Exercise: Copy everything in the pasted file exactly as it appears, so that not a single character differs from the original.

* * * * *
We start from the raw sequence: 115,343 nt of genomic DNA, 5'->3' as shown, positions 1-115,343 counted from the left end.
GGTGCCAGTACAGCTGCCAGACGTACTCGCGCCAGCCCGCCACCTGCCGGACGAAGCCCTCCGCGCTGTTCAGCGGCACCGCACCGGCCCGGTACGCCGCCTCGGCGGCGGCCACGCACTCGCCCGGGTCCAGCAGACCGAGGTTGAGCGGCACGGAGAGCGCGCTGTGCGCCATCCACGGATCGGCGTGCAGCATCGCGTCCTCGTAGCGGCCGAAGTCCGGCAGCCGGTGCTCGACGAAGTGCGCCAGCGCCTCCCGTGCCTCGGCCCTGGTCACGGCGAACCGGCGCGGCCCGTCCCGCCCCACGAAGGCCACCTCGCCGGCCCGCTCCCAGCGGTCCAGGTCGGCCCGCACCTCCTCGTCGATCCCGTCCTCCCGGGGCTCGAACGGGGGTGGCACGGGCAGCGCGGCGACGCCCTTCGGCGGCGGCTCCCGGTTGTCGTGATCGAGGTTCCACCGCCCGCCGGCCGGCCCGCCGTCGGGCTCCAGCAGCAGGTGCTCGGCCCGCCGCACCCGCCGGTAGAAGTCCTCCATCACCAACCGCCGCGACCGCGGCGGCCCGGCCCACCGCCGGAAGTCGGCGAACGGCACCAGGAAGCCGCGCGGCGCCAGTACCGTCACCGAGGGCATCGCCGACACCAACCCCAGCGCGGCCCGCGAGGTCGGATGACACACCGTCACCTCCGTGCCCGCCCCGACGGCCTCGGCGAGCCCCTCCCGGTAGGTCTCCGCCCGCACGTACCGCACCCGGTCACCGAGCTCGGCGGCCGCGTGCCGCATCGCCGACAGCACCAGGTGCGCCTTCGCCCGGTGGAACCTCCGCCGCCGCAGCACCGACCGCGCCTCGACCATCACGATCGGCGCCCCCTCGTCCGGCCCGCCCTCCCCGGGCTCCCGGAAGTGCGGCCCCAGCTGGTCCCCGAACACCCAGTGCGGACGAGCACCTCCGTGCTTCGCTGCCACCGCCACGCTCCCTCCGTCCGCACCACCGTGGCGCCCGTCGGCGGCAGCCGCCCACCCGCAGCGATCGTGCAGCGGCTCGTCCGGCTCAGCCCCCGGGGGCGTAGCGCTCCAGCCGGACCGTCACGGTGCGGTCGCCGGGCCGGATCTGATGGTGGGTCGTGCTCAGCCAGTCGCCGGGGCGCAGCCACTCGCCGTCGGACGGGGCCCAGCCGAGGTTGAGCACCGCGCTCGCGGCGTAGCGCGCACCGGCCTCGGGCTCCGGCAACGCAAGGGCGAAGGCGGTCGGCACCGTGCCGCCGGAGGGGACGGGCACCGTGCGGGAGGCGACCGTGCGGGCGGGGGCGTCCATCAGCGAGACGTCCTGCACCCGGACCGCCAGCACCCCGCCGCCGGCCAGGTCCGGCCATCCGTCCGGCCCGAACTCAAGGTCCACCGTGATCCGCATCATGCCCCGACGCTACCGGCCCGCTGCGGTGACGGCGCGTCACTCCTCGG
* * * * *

We start from the raw sequence: 115,343 nt of genomic DNA, 5'->3' as shown, positions 1-115,343 counted from the left end.
GGTGCCAGTACAGCTGCCAGACGTACTCGCGCCAGCCCGCCACCTGCCGGACGAAGCCCTCCGCGCTGTTCAGCGGCACCGCACCGGCCCGGTACGCCGCCTCGGCGGCGGCCACGCACTCGCCCGGGTCCAGCAGACCGAGGTTGAGCGGCACGGAGAGCGCGCTGTGCGCCATCCACGGATCGGCGTGCAGCATCGCGTCCTCGTAGCGGCCGAAGTCCGGCAGCCGGTGCTCGACGAAGTGCGCCAGCGCCTCCCGTGCCTCGGCCCTGGTCACGGCGAACCGGCGCGGCCCGTCCCGCCCCACGAAGGCCACCTCGCCGGCCCGCTCCCAGCGGTCCAGGTCGGCCCGCACCTCCTCGTCGATCCCGTCCTCCCGGGGCTCGAACGGGGGTGGCACGGGCAGCGCGGCGACGCCCTTCGGCGGCGGCTCCCGGTTGTCGTGATCGAGGTTCCACCGCCCGCCGGCCGGCCCGCCGTCGGGCTCCAGCAGCAGGTGCTCGGCCCGCCGCACCCGCCGGTAGAAGTCCTCCATCACCAACCGCCGCGACCGCGGCGGCCCGGCCCACCGCCGGAAGTCGGCGAACGGCACCAGGAAGCCGCGCGGCGCCAGTACCGTCACCGAGGGCATCGCCGACACCAACCCCAGCGCGGCCCGCGAGGTCGGATGACACACCGTCACCTCCGTGCCCGCCCCGACGGCCTCGGCGAGCCCCTCCCGGTAGGTCTCCGCCCGCACGTACCGCACCCGGTCACCGAGCTCGGCGGCCGCGTGCCGCATCGCCGACAGCACCAGGTGCGCCTTCGCCCGGTGGAACCTCCGCCGCCGCAGCACCGACCGCGCCTCGACCATCACGATCGGCGCCCCCTCGTCCGGCCCGCCCTCCCCGGGCTCCCGGAAGTGCGGCCCCAGCTGGTCCCCGAACACCCAGTGCGGACGAGCACCTCCGTGCTTCGCTGCCACCGCCACGCTCCCTCCGTCCGCACCACCGTGGCGCCCGTCGGCGGCAGCCGCCCACCCGCAGCGATCGTGCAGCGGCTCGTCCGGCTCAGCCCCCGGGGGCGTAGCGCTCCAGCCGGACCGTCACGGTGCGGTCGCCGGGCCGGATCTGATGGTGGGTCGTGCTCAGCCAGTCGCCGGGGCGCAGCCACTCGCCGTCGGACGGGGCCCAGCCGAGGTTGAGCACCGCGCTCGCGGCGTAGCGCGCACCGGCCTCGGGCTCCGGCAACGCAAGGGCGAAGGCGGTCGGCACCGTGCCGCCGGAGGGGACGGGCACCGTGCGGGAGGCGACCGTGCGGGCGGGGGCGTCCATCAGCGAGACGTCCTGCACCCGGACCGCCAGCACCCCGCCGCCGGCCAGGTCCGGCCATCCGTCCGGCCCGAACTCAAGGTCCACCGTGATCCGCATCATGCCCCGACGCTACCGGCCCGCTGCGGTGACGGCGCGTCACTCCTCGG